ALBUM REVIEW: “Touch The Sound” by With Lions
Touch the Sound
With Lions (Christian Celaya from NYC’s Benzos and Woody Ranere from Baltimore’s Lake Trout) have put out a large body of soundtrack work (with compositions numbering “in the hundreds”) in an impressively wide range of genres since forming in 2008. On Touch the Sound, the duo tamps down their experimental tendencies for five rock songs influenced by ’60s pop and ’80s synth-rock.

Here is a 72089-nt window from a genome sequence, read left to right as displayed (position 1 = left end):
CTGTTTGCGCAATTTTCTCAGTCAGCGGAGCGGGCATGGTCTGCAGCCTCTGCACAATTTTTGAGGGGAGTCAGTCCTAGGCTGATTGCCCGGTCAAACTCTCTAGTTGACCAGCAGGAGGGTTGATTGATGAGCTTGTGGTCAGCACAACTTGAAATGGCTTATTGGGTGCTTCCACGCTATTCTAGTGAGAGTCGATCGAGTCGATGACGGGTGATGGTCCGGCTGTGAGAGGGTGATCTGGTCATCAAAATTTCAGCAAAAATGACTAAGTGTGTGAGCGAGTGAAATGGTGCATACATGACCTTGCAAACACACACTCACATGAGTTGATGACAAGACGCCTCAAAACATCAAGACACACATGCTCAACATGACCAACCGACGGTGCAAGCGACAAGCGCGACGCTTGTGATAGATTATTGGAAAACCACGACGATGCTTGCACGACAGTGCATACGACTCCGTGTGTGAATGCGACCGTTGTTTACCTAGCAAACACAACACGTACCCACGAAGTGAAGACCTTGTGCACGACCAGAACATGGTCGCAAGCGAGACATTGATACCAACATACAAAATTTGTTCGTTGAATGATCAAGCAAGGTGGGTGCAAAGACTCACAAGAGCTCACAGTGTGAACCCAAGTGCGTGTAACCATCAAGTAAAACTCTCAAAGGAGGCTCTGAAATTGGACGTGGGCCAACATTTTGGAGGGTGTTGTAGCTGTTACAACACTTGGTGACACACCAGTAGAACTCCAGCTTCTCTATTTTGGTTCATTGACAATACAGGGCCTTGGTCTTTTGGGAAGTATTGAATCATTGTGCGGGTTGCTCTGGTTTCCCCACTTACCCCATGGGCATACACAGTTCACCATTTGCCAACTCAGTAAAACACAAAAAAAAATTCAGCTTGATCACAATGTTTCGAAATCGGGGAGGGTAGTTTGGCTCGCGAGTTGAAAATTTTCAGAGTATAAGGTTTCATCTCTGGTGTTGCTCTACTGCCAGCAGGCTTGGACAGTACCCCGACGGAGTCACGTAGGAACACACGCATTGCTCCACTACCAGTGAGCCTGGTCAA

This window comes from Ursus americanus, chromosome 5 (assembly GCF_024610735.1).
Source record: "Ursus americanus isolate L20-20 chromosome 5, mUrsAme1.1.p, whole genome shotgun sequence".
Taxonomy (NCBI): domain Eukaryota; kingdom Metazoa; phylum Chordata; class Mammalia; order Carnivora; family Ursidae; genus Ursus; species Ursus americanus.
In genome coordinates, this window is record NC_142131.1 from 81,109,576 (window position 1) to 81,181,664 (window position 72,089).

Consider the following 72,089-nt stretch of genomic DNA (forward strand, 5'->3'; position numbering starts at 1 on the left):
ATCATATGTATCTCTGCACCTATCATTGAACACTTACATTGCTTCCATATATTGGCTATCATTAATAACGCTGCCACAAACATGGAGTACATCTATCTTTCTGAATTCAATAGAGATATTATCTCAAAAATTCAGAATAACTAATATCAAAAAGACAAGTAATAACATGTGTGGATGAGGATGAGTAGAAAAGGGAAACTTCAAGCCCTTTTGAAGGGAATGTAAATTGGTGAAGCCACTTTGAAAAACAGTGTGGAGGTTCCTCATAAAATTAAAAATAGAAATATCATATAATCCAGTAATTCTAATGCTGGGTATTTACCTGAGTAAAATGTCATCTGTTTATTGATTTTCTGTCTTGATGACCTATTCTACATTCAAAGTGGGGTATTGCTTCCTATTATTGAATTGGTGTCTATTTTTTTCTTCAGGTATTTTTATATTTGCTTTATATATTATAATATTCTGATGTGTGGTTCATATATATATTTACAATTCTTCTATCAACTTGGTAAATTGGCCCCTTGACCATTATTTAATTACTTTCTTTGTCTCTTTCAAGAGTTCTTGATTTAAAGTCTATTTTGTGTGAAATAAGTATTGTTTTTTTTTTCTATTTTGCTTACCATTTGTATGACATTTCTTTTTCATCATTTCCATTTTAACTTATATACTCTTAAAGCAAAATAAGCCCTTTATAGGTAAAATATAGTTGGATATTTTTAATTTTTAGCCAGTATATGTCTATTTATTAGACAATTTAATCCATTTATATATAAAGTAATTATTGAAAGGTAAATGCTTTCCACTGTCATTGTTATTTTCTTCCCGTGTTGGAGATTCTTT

On the opener (the title track), the driving rhythms and soaring melodies wrapped in delay and reverb come a little too close to Arcade Fire territory, and the disc’s closer, “The Great Escape,” sounds like an escapee from an Echo & The Bunnymen album, including the vocals. But the middle of the EP is where things get interesting: “To Be” is a Phil Spector-ish wall of sound with a sci-fi synthy guitar squeal providing the instrumental hook and those huge drums. “Plans” is as sparse as the band gets, a lo-fi gem of warbly guitars and plaintive vocals. The real standout is “Leaving Me,” a wash of piano tremolo broken by glockenspiels, synth strings, and slide guitar. When the drums come in, it’s a beat that’s unexpectedly syncopated and twitchy. Celaya and Ranere take a lot of chances on this track, and it’s to their credit that all of their gambles pay off. This is With Lions’ home territory: despite the convincing straightforward rock sound heard on most of Touch the Sound, it seems that their creative energy is best channeled through the experimental music they’ve spent the last several years creating.